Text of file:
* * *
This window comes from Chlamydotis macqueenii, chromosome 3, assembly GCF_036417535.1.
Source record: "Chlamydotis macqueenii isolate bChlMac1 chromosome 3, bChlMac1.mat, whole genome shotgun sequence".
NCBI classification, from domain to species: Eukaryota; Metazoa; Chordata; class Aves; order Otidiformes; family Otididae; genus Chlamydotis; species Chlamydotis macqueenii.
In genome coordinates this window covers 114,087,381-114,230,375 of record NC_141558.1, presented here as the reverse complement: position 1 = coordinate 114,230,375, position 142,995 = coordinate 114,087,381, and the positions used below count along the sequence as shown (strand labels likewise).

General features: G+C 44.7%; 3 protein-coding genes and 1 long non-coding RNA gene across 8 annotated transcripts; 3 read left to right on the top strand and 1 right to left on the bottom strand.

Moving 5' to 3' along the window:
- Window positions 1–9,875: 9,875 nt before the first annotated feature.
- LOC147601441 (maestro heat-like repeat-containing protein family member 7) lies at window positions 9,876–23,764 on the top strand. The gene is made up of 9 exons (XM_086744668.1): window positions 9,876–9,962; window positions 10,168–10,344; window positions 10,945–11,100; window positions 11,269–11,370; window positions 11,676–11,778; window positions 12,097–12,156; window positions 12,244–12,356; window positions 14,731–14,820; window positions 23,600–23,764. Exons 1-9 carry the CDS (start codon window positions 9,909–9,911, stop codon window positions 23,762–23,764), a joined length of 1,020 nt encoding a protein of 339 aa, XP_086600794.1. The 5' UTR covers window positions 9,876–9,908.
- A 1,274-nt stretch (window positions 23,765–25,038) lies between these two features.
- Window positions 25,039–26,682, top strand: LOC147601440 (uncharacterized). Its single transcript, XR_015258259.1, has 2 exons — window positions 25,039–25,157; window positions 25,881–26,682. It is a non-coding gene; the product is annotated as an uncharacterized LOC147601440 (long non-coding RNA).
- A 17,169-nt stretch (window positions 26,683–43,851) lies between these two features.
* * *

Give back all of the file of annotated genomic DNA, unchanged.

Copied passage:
This window comes from Chlamydotis macqueenii, chromosome 3, assembly GCF_036417535.1.
Source record: "Chlamydotis macqueenii isolate bChlMac1 chromosome 3, bChlMac1.mat, whole genome shotgun sequence".
NCBI classification, from domain to species: Eukaryota; Metazoa; Chordata; class Aves; order Otidiformes; family Otididae; genus Chlamydotis; species Chlamydotis macqueenii.
In genome coordinates this window covers 114,087,381-114,230,375 of record NC_141558.1, presented here as the reverse complement: position 1 = coordinate 114,230,375, position 142,995 = coordinate 114,087,381, and the positions used below count along the sequence as shown (strand labels likewise).

General features: G+C 44.7%; 3 protein-coding genes and 1 long non-coding RNA gene across 8 annotated transcripts; 3 read left to right on the top strand and 1 right to left on the bottom strand.

Moving 5' to 3' along the window:
- Window positions 1–9,875: 9,875 nt before the first annotated feature.
- LOC147601441 (maestro heat-like repeat-containing protein family member 7) lies at window positions 9,876–23,764 on the top strand. The gene is made up of 9 exons (XM_086744668.1): window positions 9,876–9,962; window positions 10,168–10,344; window positions 10,945–11,100; window positions 11,269–11,370; window positions 11,676–11,778; window positions 12,097–12,156; window positions 12,244–12,356; window positions 14,731–14,820; window positions 23,600–23,764. Exons 1-9 carry the CDS (start codon window positions 9,909–9,911, stop codon window positions 23,762–23,764), a joined length of 1,020 nt encoding a protein of 339 aa, XP_086600794.1. The 5' UTR covers window positions 9,876–9,908.
- A 1,274-nt stretch (window positions 23,765–25,038) lies between these two features.
- Window positions 25,039–26,682, top strand: LOC147601440 (uncharacterized). Its single transcript, XR_015258259.1, has 2 exons — window positions 25,039–25,157; window positions 25,881–26,682. It is a non-coding gene; the product is annotated as an uncharacterized LOC147601440 (long non-coding RNA).
- A 17,169-nt stretch (window positions 26,683–43,851) lies between these two features.